Congress is looking at a CARES Act 2, the provisional name for the next economic relief package from Congress, on Monday., as well as a package of other benefits aimed at keeping Americans afloat as the continues, spurred by an . Senate Republicans plan to unveil their plan for
“The check is there. The reemployment bonus is there. The retention bonus is there. There will be breaks for small tax credits for small businesses and restaurants. That’s all going to be there,” White House economic advisor Larry Kudlow said Sunday on CNN.
Remember that the Senate’s Monday proposal is the first step toward a final bill. We expect rounds of bipartisan negotiations to alter some of the terms until a final decision is reached and signed into law, before another monthlong recess.
Read on to learn about some of the many ideas that are being proposed, from both sides of the aisle, beyond a. We’ve assessed how likely they are to be considered in the legislative debate and how these ideas might affect you if they become part of the next relief package. This story is updated often.
New enhanced unemployment benefits for jobless Americans
What it is: An the CARES Act provided an extra $600 per week and , but lawmakers are looking into another unemployment boost now.for people who applied for unemployment for the first time or were already collecting unemployment. The program initially granted by
Why we think it could happen: Republicans have already supported an extension, though at a reduced rate, saying $600 a week is too generous. “We’re not going to pay people more money to stay at home than work,” US Treasury Secretary Steven Mnuchin said Thursday on CNBC.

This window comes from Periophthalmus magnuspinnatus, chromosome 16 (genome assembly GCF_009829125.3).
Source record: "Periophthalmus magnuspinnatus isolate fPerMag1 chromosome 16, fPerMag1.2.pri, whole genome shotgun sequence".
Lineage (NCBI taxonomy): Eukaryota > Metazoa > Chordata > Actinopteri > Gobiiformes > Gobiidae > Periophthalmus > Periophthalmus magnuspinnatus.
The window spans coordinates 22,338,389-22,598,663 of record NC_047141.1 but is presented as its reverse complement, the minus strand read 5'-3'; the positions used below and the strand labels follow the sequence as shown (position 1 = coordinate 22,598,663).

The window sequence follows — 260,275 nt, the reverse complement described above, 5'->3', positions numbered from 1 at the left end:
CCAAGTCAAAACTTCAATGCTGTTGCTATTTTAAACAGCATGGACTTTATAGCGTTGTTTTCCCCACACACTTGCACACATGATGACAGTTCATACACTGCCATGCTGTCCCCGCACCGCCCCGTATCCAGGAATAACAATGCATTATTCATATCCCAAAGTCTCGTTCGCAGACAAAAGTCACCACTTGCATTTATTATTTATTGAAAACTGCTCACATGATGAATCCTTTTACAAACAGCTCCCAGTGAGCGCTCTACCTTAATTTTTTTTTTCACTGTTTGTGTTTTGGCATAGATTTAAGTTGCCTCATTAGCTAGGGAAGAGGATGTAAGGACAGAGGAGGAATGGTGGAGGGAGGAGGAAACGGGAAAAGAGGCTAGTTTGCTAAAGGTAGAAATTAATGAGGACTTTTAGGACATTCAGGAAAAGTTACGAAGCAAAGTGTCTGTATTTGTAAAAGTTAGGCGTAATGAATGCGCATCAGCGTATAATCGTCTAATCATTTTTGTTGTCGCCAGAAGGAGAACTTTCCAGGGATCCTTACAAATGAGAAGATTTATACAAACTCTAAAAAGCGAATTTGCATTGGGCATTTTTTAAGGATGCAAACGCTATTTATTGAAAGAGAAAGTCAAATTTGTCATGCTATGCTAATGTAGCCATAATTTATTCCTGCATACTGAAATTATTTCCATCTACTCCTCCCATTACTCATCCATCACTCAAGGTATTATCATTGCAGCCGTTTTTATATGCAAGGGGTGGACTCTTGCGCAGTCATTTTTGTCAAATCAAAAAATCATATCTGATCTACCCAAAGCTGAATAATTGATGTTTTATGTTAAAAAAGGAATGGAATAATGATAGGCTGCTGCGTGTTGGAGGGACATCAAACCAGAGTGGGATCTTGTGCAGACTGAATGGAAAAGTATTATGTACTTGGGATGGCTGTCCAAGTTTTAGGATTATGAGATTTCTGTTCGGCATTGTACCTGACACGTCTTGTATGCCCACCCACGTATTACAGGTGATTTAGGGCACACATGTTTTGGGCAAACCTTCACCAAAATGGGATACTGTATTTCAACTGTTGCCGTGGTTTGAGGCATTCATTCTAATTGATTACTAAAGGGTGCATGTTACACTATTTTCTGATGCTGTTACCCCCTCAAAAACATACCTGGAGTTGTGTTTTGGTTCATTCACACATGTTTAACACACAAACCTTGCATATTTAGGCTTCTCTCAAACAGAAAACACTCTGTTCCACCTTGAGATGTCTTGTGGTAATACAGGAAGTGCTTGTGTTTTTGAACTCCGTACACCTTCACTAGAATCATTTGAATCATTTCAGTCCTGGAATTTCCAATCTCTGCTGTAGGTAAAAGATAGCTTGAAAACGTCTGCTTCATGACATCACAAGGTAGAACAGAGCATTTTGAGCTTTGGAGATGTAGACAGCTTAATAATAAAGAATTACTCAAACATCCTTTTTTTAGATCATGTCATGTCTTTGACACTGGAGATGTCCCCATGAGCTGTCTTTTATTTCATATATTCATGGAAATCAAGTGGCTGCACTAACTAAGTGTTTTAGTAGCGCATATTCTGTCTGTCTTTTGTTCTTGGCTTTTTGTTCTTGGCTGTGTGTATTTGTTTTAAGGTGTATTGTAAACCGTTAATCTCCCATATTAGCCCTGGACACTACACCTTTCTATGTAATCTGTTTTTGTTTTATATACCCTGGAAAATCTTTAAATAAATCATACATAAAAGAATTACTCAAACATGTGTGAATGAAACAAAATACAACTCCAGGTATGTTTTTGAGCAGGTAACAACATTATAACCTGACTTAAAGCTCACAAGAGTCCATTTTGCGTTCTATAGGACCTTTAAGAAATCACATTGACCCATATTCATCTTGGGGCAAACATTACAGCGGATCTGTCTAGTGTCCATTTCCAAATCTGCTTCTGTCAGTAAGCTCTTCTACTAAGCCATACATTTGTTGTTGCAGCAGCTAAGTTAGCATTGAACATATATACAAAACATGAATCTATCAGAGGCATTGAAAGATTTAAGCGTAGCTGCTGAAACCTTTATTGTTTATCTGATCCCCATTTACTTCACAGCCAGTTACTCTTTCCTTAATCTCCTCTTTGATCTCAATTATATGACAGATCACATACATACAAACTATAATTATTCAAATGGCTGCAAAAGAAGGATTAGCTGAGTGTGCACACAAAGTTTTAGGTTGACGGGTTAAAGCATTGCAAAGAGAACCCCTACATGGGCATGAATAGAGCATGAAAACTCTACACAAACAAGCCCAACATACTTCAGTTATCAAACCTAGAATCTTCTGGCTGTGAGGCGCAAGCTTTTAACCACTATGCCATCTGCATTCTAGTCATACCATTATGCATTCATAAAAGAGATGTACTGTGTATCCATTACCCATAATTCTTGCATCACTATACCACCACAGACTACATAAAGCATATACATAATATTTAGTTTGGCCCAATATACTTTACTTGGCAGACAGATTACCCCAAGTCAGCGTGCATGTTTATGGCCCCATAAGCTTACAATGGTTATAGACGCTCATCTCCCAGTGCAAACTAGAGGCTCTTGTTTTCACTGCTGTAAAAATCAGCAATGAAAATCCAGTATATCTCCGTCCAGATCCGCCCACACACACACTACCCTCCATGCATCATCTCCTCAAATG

But with new unemployment claims exceeding $1 million each week for more than four months, and 31.8 million people in total claiming benefits this month, the White House and Senate are planning to extend the benefit. The Senate proposal for extending the benefits “will be based on approximately 70% wage replacement,” Mnuchin said last week. But Republicans could push for weekly payments of $100 or $200, CNBC reported.
How it could help you: An extra weekly payment on top of the ordinary unemployment benefit gives individuals and families a leg up, and cutting it off or reducing it could be devastating for both unemployed workers and the economy.
“Each dollar of unemployment insurance boosts economy-wide spending by $2,” said Lily Roberts, director of economic mobility at the Center for American Progress. “The Economic Policy Institute estimates that letting the $600 unemployment insurance extension expire would by itself lead to more job loss than happened in the recessions of the early 1990s or early 2000s.”
Payroll Protection Program to help businesses save existing jobs
What it is: Intended to help you keep your job, the Paycheck Protection Program provides forgivable loans to small businesses as an incentive to keep employees on the payroll.
How it could help you: Not a stimulus check, the program is designed to keep workers employed who would otherwise have lost their jobs during the pandemic. The program got off to a rocky start, and it’s not clear it met the goals Congress set for it.